Pandemic Rebate Checks Are Becoming Unclaimed Property Liabilities

June 16, 2023   |   Bill Berger, Heather Gabell

pandemic rebate checks are becoming unclaimed property liabilitiesMore than three years have passed since the COVID-19 pandemic began, disrupting normal day-to-day activities for nearly everyone. Today, businesses and individuals are still experiencing the pandemic’s impact in various, sometimes surprising ways. At least one industry – auto insurance – is beginning to see the ramifications of pandemic-era policies affecting their unclaimed property.

Government-mandated stay-at-home orders and shutdowns of schools and businesses not considered “essential” substantially reduced driving activity nationwide. Employees who typically commuted to the office each day worked from home. Kids who usually needed transportation to and from school, soccer practice and other activities were home-bound. Vacationers who would otherwise be road-tripping to fun destinations had nowhere to go.

With drivers suddenly putting fewer miles on their vehicles, auto insurance companies unexpectedly decided to refund a percentage of their customers’ insurance premiums for a few months – April through June for many insurers – in the spring of 2020. The Insurance Information Institute estimated that these refunds totaled as much as $14 billion.

As inevitably occurs when a company issues many checks – especially without a concerted remediation effort – some remain uncashed. Whether a check recipient has moved to a new address before receiving the check, mistook the check for junk mail and discarded it or has passed away, the payment becomes an unclaimed property issue when uncashed beyond the statutory dormancy period – usually three to five years, depending on the state.

Ideally, insurers should address uncashed checks before they reach the dormancy period. Proactive customer outreach by email, phone, or mail as early as 90 to 180 days after a check has been issued and researching updated contact information for mail returned as undeliverable can resolve many uncashed checks before they reach the dormancy period.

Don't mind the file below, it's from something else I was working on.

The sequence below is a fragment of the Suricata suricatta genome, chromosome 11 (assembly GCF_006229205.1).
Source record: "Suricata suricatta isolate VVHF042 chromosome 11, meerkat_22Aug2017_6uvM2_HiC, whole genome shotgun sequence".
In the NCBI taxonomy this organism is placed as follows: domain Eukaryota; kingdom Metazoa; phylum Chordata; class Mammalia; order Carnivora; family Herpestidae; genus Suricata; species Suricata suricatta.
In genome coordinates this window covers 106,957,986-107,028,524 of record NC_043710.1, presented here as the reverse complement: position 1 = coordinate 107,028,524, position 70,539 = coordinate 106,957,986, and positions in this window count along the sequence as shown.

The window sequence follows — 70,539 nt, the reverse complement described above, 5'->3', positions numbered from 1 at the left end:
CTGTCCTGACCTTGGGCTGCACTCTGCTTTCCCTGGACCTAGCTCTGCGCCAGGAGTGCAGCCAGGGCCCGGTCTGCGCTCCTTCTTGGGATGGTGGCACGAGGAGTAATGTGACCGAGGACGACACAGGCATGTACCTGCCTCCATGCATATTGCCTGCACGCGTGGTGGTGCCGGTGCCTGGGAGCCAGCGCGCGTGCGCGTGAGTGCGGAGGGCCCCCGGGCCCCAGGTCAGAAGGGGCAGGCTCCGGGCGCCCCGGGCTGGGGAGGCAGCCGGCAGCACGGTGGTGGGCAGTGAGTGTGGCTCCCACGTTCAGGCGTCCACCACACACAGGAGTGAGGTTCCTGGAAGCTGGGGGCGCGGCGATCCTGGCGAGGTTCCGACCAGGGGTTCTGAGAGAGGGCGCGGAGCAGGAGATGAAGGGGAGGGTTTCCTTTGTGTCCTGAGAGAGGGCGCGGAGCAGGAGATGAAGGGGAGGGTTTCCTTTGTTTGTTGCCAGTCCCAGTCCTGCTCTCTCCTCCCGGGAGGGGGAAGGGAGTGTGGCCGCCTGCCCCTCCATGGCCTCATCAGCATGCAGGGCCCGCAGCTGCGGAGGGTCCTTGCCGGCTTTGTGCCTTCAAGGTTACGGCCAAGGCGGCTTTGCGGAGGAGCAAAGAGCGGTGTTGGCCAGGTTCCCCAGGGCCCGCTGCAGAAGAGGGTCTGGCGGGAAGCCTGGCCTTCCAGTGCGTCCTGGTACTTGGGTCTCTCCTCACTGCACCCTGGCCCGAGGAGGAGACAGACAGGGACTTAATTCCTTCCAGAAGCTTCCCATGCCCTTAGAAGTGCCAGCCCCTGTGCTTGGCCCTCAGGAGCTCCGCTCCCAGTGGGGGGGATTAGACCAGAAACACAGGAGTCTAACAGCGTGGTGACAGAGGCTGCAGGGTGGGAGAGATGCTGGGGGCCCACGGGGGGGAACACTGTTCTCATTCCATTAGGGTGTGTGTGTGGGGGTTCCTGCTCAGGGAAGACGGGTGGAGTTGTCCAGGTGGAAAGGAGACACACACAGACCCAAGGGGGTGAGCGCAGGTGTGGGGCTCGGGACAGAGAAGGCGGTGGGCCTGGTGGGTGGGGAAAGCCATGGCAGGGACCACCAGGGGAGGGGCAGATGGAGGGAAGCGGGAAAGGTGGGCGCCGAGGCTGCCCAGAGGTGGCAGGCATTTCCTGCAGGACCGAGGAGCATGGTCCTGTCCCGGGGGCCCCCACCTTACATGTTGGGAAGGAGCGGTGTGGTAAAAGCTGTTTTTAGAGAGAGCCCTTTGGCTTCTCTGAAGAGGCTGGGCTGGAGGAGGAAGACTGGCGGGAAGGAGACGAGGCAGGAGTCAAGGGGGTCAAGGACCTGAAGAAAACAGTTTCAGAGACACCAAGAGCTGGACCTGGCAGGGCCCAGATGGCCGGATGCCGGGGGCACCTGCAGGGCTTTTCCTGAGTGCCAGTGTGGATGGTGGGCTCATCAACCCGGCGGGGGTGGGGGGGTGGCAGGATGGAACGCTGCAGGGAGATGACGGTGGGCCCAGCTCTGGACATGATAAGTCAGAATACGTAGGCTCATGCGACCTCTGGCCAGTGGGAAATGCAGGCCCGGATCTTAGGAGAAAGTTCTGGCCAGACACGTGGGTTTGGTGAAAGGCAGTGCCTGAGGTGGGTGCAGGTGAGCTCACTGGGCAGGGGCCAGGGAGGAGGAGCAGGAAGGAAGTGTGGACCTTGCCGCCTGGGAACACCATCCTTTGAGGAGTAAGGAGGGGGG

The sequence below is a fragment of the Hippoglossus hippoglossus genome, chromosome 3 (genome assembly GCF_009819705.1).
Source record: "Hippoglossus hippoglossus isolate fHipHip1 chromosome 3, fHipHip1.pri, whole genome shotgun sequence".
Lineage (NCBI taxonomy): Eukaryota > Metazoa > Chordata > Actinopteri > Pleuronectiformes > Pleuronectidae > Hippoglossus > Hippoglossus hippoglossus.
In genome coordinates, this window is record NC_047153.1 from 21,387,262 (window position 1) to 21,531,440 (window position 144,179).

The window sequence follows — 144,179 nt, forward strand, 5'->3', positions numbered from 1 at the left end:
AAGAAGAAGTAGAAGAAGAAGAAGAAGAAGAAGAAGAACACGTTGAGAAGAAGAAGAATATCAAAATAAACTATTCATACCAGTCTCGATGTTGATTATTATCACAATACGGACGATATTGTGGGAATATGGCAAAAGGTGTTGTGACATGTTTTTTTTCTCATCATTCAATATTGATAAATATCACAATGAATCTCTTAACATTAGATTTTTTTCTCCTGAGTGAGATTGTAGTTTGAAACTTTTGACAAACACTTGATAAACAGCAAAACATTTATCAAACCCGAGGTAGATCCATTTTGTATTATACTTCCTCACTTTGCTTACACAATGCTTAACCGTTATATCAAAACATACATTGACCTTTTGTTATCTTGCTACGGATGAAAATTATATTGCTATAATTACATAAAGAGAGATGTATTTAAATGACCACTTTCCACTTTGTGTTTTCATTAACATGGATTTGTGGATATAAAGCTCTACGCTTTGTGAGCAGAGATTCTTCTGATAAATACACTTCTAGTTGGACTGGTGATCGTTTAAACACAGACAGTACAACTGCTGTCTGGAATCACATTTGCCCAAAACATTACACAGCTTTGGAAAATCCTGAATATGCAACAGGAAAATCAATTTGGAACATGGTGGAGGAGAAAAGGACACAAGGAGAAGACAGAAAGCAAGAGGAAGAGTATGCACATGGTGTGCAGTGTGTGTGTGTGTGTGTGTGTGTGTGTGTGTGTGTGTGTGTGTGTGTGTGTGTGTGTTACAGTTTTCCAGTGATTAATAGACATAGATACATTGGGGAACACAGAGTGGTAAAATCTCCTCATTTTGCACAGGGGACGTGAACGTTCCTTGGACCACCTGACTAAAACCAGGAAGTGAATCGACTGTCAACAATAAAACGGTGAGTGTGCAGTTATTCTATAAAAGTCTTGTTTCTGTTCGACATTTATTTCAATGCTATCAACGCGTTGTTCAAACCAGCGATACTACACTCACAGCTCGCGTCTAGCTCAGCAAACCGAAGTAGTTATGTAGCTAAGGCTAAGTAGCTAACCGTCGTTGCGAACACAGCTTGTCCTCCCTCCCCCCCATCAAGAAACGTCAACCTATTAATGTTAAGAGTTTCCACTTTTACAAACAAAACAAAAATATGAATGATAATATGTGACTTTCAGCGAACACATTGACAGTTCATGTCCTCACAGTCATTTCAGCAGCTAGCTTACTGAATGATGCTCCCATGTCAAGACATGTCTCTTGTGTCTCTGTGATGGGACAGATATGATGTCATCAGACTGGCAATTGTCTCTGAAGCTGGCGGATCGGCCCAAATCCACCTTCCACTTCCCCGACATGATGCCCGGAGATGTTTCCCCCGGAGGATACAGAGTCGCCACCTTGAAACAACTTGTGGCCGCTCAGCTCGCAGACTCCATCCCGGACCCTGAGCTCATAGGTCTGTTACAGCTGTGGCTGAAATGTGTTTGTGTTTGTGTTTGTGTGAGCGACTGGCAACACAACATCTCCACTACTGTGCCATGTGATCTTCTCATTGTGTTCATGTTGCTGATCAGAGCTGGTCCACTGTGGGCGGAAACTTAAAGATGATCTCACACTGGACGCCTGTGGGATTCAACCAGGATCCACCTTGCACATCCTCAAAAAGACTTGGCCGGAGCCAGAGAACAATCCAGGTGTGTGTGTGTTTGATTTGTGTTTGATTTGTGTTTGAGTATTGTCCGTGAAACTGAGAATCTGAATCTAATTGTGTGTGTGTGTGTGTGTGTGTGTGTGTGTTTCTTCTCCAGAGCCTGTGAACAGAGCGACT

However, as three years have passed since insurers issued pandemic-related checks, some of these checks are approaching, or may  have already become unclaimed property liabilities (in those states with a three year dormancy period for uncashed checks), and statutory due diligence requirements come into play.

A due diligence mailing serves as a final notice from a property holder to its owner that the failure to act within a specific amount of time will require that the insurer report the property to the state as unclaimed property. Most states require precise timing for due diligence mailings – often between 60 and 120 days before the reporting deadline – for any property valued at $50 or more. However, requirements vary by state.

States often specify the contents of the due diligence letters, including property description, notification that the owner must claim the property to avoid its transfer to the state, steps to claim the property and the reporting date if it remains unclaimed. Again, requirements vary.

Most states require due diligence mailings to be sent by first-class mail, but some mandate certified mail for some property types and values. Some states even have specific font requirements. Because of so much variety from state to state, checking the appropriate state requirements is essential for proper compliance.

Insurers should maintain and follow established procedures for resolving uncashed checks and other potential unclaimed property liabilities. Such policies should include documentation requirements, due diligence procedures and reporting requirements to ensure property is reported in accordance with the unclaimed property laws of the proper state.

Proper handling of unclaimed property is vital to reduce the risk of a lengthy, costly and labor-intensive audit that could result from failing to comply with the state unclaimed property laws and can also lead to substantial penalties and interest.

If your organization is concerned about unclaimed property challenges, contact MarketSphere to learn how to improve efficiency and effectiveness, and reduce the risk of noncompliance.

*Content contained in this article is considered accurate as of the publish date.


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